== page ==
Before I start the recap from last night’s Semi-final, here were Jen’s predictions for the result, which she made right after the performances were over:
- Czech Republic
- Bosnia & Herzegovina
Jen wasn’t confident in her Czech pick, but thought it was gimmicky enough to go through. She picked Finland because “Lose Control” is already a dance hit in Europe, and honestly, if I had known that, I probably would have picked Finland over Andorra.
Jen also picked Iceland based on the quality of Jóhanna’s performance. I have to say, she was really good (as was the staging… except for the animated dolphin flying through the sky). The song had done nothing for me before, but, like Norway’s Maria Haukaas Storeng last year, Jóhanna won me over.
In the end, we both got eight out of 10 right. Here are the results of the first Semi:
- Bosnia & Herzegovina
The really disappointing thing for both of us was that Montenegro didn’t go through. It’s a great song, and Andrea Demirović sang it well. Also, her backup dancer was fantastic in a completely campy way. Words can’t describe it, so just go watch it. It’s worth it.
Speaking of things that words can’t describe, the opening number for the show was this big fairy tale story about Russian kids who learn to fly from a phoenix that they later help defeat a dragon. The narration was done by an American, although I have no idea who. I’m pretending it was Sam Waterston.
The vote-tabulation entertainment was a Russian military choir singing traditional songs while Russian dancers did traditional dances. It was very Soviet, actually, but to Russia’s credit, the tank and the MIG that were on stage were painted in festive colors. The tank, for example, was pink with flowers on it. t.A.T.u. showed up at the end, and the best part of their performance was that the military choir sang back-up for them.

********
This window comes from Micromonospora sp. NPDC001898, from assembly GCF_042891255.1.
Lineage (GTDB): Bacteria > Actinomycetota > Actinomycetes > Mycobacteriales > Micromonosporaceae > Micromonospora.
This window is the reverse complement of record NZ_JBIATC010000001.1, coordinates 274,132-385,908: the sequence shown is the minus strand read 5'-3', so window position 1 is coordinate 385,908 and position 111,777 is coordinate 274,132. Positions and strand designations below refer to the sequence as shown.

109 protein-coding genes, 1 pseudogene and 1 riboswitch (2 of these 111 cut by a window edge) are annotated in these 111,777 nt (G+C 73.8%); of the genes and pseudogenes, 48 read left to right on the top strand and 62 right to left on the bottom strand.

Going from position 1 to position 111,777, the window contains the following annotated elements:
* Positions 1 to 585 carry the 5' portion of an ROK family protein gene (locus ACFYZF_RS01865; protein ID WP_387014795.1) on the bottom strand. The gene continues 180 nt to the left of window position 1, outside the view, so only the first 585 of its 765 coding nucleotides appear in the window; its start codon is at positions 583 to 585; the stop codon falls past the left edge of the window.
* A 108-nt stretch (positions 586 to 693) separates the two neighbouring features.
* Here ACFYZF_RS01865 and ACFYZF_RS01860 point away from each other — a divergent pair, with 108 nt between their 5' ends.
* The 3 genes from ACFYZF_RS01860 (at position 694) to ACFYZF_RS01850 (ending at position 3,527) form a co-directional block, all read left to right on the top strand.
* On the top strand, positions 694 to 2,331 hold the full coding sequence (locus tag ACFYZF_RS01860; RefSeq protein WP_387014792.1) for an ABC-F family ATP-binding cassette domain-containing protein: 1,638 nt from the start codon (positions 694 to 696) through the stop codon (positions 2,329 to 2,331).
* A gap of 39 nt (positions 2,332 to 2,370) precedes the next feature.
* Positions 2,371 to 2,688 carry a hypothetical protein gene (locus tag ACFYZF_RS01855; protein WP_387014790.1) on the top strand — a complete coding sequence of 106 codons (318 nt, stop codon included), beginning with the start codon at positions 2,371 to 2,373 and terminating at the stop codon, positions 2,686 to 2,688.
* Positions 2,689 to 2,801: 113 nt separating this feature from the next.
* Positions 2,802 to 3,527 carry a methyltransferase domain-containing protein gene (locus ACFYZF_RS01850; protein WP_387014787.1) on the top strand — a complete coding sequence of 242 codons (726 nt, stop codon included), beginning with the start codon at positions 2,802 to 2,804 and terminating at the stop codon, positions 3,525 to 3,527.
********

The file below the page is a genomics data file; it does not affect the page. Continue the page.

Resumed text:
When the show began, the first thing we noticed (because it was hard to miss) was that the stage was enormous. While the performers are closer to the audience than they have been the past few years, they are also dwarfed by the width of the stage. Moreover, the video screens behind them are as long as the stage, with additional ones that tower over the performers. If the graphics behind flashed on the screen are too busy, as they often were, performers can easily get lost.
In fact, some of the performances that stood out were ones that made minimal use of the video screens. As mentioned, Iceland did well with just clouds and the occasional dolphin as a backdrop. Malta’s Chiara had nothing but a starfield. In fact, she didn’t have back-up singers, which was a brave, but effective choice.
On the other hand, Turkey’s Hadise and her female back-up singers and dancers were dressed in red (the males were in olive), and they performed in front of a red video, so they all got completely lost. That Hadise sucks at belly dancing didn’t help. On the other hand, she made it through, because, well, she’s from Turkey. Only Dustin the Turkey as an entrant would keep Turkey from getting out of the Semis. And even then I’m not sure.
Both the Semis are being hosted by model Natalia Vodyanova and TV host Andrey Malakhov, and they of course were charmingly cheesy. Unlike the backstage reporter, whose name I didn’t catch, who was so skeezy that at one point, he actually made one of the Belgian back-up singers visibly uncomfortable.
Anyway, Natalia and particularly Andrey had the gregarious enthusiasm you’d expect from someone at a karaoke bar with a belly full of vodka. They had a lot of jokes, but because English is not their first language, their timing on the jokes was just terrible.
They were more funny with their off-the-cuff banter during the announcement of the finalists. The best part: when Israel got through, Andrey said, “The most political-correct song of the Eurovision 2009 goes to THE FINAL!” Brilliant.
Former Eurovision contestant Alsou and “media personality” Ivan Urgant are the hosts of the Finals, so I’m going to miss Natalia and Andrey when they’re done hosting. Fortunately, we’ve got one more night with them tomorrow.